Thieves are increasingly targeting keyless cars by exploiting entry system vulnerabilities.
“My car was stolen from my driveway last night,” wrote tech journalist Eleanor Dallaway in an X post on February 6th.
“I still have both keys (they were stored safely a long way from the car), no smashed glass. The alarm didn't go off (we were sleeping with the window open above & heard nothing),” adds Dallaway.
The post sparked discussion among X users about what technique might be used to steal the Mercedes. Rik Ferguson, a cybersecurity researcher and a Special Advisor to Europol's cybercrime unit, responded to Dallaway’s tweet, saying fob cloning might have been used to steal her Mercedes.
The discussion arose if FlipperZero might have been used. FlipperZero, a small device that started out as a Kickstarter project, can read, record, and manipulate over-the-air signals such as radio frequency (RF), near-field communication (NFC), infrared, and radio-frequency identification (RFID).
The device has been successfully used to read and clone the card’s NFC, entrance cards, ACs, TV controls, or gates. FlipperZero can also read and record signals from car key fobs.
However, the cars have an extra level of security feature called "rolling codes" that changes code after each use to prevent a simple form of replay attack. Unlocking a car using FlipperZero would require the exploitation of additional vulnerabilities.
According to another Ferguson post, FlipperZero can't make rolljam attacks, but it can unlock older cars that lack a simple replay feature or record rolling codes from a distance for instant use.
Keyless cars targeted by thieves
With luxurious cars going keyless, so-called relay thefts are on the rise. Thieves are exploiting vulnerabilities in keyless entry systems to gain unauthorized access to vehicles.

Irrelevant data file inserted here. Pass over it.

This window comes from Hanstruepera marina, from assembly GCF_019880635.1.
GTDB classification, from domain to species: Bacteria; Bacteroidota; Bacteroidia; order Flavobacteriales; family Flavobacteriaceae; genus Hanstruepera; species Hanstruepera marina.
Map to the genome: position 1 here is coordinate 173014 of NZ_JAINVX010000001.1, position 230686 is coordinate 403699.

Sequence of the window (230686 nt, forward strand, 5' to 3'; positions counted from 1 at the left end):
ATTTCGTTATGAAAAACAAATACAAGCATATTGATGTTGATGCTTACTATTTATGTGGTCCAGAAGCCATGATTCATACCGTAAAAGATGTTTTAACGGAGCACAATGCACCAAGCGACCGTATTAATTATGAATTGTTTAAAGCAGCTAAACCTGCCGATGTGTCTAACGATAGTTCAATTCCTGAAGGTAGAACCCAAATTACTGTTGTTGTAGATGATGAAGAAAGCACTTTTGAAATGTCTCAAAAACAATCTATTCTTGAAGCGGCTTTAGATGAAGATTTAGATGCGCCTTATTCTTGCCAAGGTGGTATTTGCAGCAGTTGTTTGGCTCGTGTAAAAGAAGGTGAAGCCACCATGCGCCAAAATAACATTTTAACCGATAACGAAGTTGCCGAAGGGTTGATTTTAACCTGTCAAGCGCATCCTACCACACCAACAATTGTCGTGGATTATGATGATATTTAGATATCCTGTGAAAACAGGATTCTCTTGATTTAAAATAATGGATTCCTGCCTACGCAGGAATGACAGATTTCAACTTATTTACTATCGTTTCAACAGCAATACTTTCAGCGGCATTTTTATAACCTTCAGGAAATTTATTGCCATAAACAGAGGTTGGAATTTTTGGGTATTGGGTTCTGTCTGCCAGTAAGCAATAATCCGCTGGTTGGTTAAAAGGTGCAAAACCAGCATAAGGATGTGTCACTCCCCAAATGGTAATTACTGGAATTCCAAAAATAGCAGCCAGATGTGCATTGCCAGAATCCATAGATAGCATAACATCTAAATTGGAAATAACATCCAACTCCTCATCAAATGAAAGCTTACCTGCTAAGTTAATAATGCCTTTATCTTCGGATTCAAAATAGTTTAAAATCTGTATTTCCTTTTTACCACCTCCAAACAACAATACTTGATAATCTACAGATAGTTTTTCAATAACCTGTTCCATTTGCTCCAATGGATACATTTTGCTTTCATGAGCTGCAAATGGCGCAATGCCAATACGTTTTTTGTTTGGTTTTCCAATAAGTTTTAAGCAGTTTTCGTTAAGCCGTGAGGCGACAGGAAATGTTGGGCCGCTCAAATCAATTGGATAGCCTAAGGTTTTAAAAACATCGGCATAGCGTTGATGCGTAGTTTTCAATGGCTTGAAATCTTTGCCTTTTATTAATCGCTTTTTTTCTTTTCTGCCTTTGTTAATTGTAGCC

Keyless car systems operate using a fob that the car communicates with to lock and unlock, rather than a physical key. Thieves no longer need to steal a key or break into a property – instead, they simply need to intercept the signal from the fob.
There is a range of electronic devices that can be easily obtained on the internet to target the vehicle and steal it within minutes.
Steal a car challenge
Last year, Hyundai and KIA released software updates for millions of car owners in an effort to combat a viral TikTok challenge linked to a rash of stolen cars, fender benders, and more than a dozen fatalities in the US.
The "KIA challenge," initiated in Milwaukee, Wisconsin, by a teenage gang known as the "KIA Boyz," gained attention in 2021. These young thieves started sharing instructional videos demonstrating how to bypass vehicle security systems and hotwire cars using only a screwdriver and a USB cable.
This exploit impacted all cars manufactured by Hyundai and KIA between 2015 and 2019, which lacked push-button ignitions and immobilizing anti-theft mechanisms, amounting to a total of 8.3 million vehicles.
The automakers were sued for failing to install anti-theft devices in most models before 2021, creating an environment ripe for car thieves.
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